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The Miler: America's Legendary Runner Talks About His Triumphs and Trials Hardcover – October, 1997

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Product Details

  • Hardcover: 258 pages
  • Publisher: Macmillan; 1st edition (October 1997)
  • Language: English
  • ISBN-10: 0028616774
  • ISBN-13: 978-0028616773
  • Product Dimensions: 1.2 x 6.8 x 9.5 inches
  • Shipping Weight: 1.4 pounds
  • Average Customer Review: 4.3 out of 5 stars  See all reviews (6 customer reviews)
  • Amazon Best Sellers Rank: #763,804 in Books (See Top 100 in Books)

Customer Reviews

Most Helpful Customer Reviews

14 of 14 people found the following review helpful By M. Tatar on April 20, 1998
Format: Hardcover
The sport of track and field has only a limited audience in the U.S. American athletes typically receive recognition only after setting a world record or winning an Olympic gold medal. Steve Scott, America's top miler throughout the 1980s, did neither. In his book, The Miler, Scott writes of a running career in which he unquestionably was America's best miler (his U.S. record of 3:47.69, set in 1982, still stands), and certainly one of the world's best (10 consecutive years ranked among the world's top 10 milers by Track & Field News). Yet without a world record or Olympic gold medal to his credit, Scott remained virtually unknown outside the small U.S. track and field community. The Miler traces Scott's reluctant beginnings as a high school runner, his development into a national-class competitor in college, and his emergence as a world-class racer. Along the way we're treated to profiles of Scott's leading international competitors, all icons in the history of the mile: John Walker, Eamonn Coghlan, Sebastian Coe, Steve Ovett and Said Aouita. Scott beat them all, but not in either of the two races -- the '84 or '88 Olympics -- which would have brought him the recognition and financial rewards that accompany a gold medal. The Miler is not simply a book about running. Scott details the struggles he faced to support his wife and kids early in his career, when track and field was still regarded as an "amateur" sport. Scott also writes frankly of the toll the nomadic career of a track and field athlete exacted upon his marriage. Although it probably was cathartic for Scott to write these passages, it is uncomfortable for even a dedicated track & field fan to read.Read more ›
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3 of 3 people found the following review helpful By Geoff Pietsch on May 15, 2006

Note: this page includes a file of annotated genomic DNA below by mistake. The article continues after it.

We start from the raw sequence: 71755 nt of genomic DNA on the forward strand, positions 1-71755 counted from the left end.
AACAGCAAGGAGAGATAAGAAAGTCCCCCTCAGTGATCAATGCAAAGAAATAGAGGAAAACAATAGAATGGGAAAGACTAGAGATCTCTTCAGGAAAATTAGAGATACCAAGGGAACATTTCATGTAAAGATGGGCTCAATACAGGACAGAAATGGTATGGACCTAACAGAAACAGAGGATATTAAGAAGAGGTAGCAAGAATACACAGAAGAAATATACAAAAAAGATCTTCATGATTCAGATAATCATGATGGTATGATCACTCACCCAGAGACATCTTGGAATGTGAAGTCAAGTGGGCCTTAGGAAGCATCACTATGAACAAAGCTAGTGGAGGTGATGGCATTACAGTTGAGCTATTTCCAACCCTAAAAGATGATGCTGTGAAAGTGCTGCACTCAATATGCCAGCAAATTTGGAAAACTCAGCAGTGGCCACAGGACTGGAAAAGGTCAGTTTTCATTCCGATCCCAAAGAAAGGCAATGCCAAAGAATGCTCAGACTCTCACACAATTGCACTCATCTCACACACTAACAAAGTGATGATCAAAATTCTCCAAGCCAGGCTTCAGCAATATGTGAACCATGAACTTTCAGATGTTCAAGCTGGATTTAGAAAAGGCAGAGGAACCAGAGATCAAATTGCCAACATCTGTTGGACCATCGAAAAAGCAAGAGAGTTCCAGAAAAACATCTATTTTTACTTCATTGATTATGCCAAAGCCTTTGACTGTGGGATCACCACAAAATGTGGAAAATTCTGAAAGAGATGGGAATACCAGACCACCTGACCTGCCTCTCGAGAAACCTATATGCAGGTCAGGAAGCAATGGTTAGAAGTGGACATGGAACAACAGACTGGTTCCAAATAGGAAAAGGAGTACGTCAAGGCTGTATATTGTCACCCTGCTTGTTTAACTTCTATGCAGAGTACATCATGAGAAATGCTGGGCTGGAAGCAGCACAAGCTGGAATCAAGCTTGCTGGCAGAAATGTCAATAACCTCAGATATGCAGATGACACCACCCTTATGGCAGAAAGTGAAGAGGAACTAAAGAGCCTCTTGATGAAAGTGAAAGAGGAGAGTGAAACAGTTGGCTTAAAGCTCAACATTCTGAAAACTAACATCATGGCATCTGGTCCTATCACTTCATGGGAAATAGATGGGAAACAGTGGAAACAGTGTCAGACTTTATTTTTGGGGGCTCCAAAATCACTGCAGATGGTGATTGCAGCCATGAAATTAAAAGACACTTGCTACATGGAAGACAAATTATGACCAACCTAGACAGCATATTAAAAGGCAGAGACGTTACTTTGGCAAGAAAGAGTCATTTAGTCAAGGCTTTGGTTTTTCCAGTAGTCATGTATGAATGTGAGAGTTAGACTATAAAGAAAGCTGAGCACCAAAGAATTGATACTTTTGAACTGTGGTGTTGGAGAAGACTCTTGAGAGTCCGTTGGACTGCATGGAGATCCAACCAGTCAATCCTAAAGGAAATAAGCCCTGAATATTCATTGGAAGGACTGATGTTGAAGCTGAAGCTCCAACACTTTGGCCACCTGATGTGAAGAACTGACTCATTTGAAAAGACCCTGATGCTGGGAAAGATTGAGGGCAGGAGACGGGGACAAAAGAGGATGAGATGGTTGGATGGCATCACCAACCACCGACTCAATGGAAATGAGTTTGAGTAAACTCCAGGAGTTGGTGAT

Format: Hardcover
Near the end of his autobiography, Steve Scott talks about running in the National Cross Country Championships in Montana (there are pictures of the race in the book). It was 4 degreees and snowy. Scott was past his prime as one of the greatest milers in the world. He didn't need to run the race; few World Class milers run serious 10K cross country at any time, let alone in their declining years. But Steve Scott loves to run. He loves to train very hard and run very fast. He finished 10th that day, not far behind distance greats like Pat Porter and Todd Williams, and just a few seconds away from qualifying as a member of the U.S. team for the World Cross Counttry Championships. Afterwards he overheard a couple of young runners talking. One said, in obvious surprise, "Did you see Steve Scott finished 10th? I thought he'd retired." His friend responded, "I thought he was dead."

Well Steve Scott ain't dead folks, and I'll bet wherever he is right now he's still running far and fast. Scott's autobiography is hard to find now. It never caught on the way some of the books for joggers did - or those about another Steve: Prefontaine. But read Scott's book if you can find it. Serious runners will love it and even joggers will be fascinated by its honesty and by the character - in both senses of the word - that Scott reveals. Jim Ryun remains the legendary American miler, but he would have been 30 meters behind Scott in their best races. Ryun gave up the sport in his early 20s because he couldn't handle the pressure; Scott raced at the highest levels for 20 years.

With the help of Marc Bloom, the longtime dedicated chronicler of Cross Country and Track, Scott helps us understand his love for running and for being really fit. He was "Pre" without the sharp edges.
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By Karl Romano on April 9, 2014
Format: Hardcover Verified Purchase
Had seen Steve run on a number of occasions both on TV and in person, always impressed. What a record...136 sub-four minute miles run plus if you count the 1500 meters run under 3:42....nothing but incredible. Blessed with a gift he took it to the next level and beyond. The book was most interesting to read, a fresh look at the behind the scenes and the life of a world class runner and its demands. Looking back over the years I think to win a Metal in the Olympics takes a bit of luck too .... besides all the talent, work/training, mental toughness required as well as arriving healthy with a positive frame of mind ... all rolled into one for that special day....Takes a bit of Luck too.....years ago I had heard someone say "If the race or event was held on a different day a different winner would be crowned." Once you get to the is an honor to be their for your county it is a crap shoot. ....Recommend this book to an person who either runs competitively or just for fitness.
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